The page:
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Tuesday, August 21, 2012


A recent issue of Poetry magazine contains an essay by Mary Ruefle titled, “I Remember, I Remember.”   The title is from a poem by the poet Thomas Hood, who begins his poem with “I remember, I remember,/The house where I was born.”  Hood, a contemporary of Keats but of lesser fame, was one of my favorite poets, as was this particular poem.  Ruefle uses those opening words as a prompt for the long list of her own memories, each one using Hood’s words to begin a memory.

Through many pages, she chronicles her life in memories rather than dates, although they seem to run chronologically.  She refers to numerous poets who influenced her, some whom she heard read and others she found on the written page.  One comment struck me, when she remembers the “single, simple reason” that she became a poet: “I liked making similes for the moon.”  My own reason for my early poems had more to do with the boys I loved while in high school than something so ethereal as poems about the moon.  It was only in the past year that I wrote my own moon poem, which had nothing to do with romance.

What would you write, if you began each paragraph with “I remember . . .”?  As I thought about trying it for myself, the memories so quickly flooded into me that I was too swamped to decide just where to begin.  Instead, I just let each one settle in my thoughts and then move on out so that the next one could enter.  Do you remember your first grade teacher?  Mine was Miss Briggs.  Two years later, my mother, brother and I were back in Hot Springs, AR, after having to leave Honolulu following the attack on Pearl Harbor.  I was in third grade then, and to my joy, Miss Briggs had in the interim since 1939 been promoted to third grade also.  She had me visit other classrooms to tell of what it was like to be in Hawaii at the beginning of that war.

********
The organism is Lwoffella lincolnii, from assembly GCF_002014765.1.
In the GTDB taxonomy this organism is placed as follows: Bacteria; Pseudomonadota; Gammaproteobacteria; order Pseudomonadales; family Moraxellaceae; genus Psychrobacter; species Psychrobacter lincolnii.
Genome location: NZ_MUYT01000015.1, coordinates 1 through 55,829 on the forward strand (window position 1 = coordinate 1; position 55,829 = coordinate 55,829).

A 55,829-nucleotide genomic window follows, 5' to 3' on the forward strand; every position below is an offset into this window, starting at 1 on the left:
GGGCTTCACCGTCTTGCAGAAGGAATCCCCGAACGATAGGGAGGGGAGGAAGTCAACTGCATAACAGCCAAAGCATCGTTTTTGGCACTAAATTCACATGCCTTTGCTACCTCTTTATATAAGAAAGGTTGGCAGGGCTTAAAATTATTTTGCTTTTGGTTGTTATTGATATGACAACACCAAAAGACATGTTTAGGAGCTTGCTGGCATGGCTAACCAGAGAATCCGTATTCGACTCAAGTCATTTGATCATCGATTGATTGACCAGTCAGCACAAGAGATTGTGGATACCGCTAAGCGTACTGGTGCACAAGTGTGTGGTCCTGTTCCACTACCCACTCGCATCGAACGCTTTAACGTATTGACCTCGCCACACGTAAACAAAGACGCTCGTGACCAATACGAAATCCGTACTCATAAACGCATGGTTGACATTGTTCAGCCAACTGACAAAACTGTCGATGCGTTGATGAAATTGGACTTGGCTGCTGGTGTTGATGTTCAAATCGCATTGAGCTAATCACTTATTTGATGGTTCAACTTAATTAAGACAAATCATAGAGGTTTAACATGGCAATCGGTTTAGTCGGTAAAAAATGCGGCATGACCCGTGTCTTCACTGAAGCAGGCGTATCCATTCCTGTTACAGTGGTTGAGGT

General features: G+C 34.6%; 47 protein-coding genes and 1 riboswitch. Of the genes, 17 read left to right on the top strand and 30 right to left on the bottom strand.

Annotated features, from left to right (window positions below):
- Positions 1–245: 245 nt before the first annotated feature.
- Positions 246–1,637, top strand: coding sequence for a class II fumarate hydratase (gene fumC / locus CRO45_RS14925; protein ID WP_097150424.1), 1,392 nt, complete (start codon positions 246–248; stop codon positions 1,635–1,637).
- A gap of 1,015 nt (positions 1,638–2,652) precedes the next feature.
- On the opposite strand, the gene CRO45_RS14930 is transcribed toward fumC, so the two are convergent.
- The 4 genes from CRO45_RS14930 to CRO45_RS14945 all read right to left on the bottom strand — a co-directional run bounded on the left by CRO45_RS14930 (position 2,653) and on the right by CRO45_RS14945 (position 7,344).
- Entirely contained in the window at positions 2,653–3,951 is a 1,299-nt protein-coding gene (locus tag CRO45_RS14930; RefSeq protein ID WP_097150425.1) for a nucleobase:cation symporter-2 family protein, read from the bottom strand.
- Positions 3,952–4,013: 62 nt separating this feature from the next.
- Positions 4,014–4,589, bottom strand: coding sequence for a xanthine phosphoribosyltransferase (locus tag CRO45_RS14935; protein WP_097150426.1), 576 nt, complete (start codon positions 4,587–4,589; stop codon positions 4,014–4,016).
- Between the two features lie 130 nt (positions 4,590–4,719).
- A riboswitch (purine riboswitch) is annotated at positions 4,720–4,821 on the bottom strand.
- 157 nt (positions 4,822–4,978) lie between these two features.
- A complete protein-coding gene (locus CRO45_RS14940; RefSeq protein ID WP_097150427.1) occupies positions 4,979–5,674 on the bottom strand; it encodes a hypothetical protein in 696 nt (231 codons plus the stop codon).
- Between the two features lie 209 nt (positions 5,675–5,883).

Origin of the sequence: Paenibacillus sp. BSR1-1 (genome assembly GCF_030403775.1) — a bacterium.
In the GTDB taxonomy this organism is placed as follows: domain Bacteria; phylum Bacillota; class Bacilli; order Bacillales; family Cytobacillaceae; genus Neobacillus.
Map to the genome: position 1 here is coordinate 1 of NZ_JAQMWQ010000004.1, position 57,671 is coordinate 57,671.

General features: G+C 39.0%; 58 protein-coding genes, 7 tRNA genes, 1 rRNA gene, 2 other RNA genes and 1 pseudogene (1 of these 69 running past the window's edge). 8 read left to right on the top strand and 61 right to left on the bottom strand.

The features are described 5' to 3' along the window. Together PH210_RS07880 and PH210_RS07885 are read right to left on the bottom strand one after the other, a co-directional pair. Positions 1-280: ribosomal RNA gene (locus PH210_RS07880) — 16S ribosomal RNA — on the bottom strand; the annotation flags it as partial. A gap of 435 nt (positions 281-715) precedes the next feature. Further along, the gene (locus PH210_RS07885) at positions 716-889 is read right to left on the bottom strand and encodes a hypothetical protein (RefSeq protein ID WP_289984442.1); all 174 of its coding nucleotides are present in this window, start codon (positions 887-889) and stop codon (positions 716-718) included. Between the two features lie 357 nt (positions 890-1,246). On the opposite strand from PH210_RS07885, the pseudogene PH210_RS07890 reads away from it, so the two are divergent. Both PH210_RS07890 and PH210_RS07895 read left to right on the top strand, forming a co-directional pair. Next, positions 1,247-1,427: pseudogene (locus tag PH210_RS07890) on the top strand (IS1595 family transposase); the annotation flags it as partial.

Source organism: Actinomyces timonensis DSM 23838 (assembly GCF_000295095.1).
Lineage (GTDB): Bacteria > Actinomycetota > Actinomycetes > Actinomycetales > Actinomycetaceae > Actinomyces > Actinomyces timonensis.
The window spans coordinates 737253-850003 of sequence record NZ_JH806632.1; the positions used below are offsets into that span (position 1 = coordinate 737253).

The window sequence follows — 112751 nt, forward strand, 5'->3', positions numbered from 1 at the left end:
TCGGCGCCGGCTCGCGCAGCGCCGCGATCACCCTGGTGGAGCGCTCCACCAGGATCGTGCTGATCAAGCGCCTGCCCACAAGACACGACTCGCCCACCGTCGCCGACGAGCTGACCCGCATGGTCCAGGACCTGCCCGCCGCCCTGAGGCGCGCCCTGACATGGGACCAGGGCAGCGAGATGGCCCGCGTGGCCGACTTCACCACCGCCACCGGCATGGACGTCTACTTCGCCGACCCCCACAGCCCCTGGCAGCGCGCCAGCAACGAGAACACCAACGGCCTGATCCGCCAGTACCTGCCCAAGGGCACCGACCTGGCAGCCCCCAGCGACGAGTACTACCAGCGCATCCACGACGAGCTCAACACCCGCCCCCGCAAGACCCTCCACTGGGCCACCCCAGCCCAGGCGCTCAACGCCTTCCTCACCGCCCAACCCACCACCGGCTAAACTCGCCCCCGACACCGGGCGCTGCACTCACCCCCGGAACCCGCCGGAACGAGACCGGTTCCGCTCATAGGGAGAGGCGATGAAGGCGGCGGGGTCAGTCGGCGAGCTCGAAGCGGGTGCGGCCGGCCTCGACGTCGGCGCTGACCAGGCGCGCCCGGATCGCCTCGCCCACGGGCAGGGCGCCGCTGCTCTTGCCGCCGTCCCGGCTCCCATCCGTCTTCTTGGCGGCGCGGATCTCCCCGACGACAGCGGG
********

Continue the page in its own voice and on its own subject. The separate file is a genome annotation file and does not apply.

I remember what my high school years were like when we lived at Ft. Lewis, WA.  My father had been assigned to Madigan General Hospital as a pathologist.  We “Army brats” were shuttled back and forth to high school ten miles away, and formed a kind of community of commuters during those years.  When our 50th class reunion took place in 2001, a few days following the attack on the Twin Towers on 9/11, several of us thought of visiting Ft. Lewis for old times’ sake, but the heavy security at that time prevented our doing so.

Other memories are fed by our family photo albums: our wedding, the birth of our four children and their accomplishments over the years, beach and lake vacations with family and friends, our many pets who were very much a part of our family, and trips we took.  I remember, I remember, all the joyful times, the times of grief and loss, the moves from one house to another and the changing neighborhoods.  Charlie and I began as a family in Bremerhaven, Germany, and have since visited our old stomping grounds.  The return jolted our memories, for so much had changed in the intervening 50 years.

During the years, our careers changed, the children grew up with their own memories of family, and we remembered former homes as places we could not find again in the same way as they had been for us.  We learned that even though we cannot go home again, home is still there in our memories, embellished perhaps by what never really happened, or the way rooms did not really look, but they are what we remember.
What are your memories?  How would you list them, beginning as Mary Ruefle did, and Thomas Hood did in his day, with “I remember, I remember . . . .”  Take your time.  They will all come flooding back, the difficult memories, the good memories, all of them.  They are yours forever.

1 comment:

  1. very nice post

    i like to think of memories as sort of a spring that flows up into our awareness from the timeless state of conciousness where we truly exist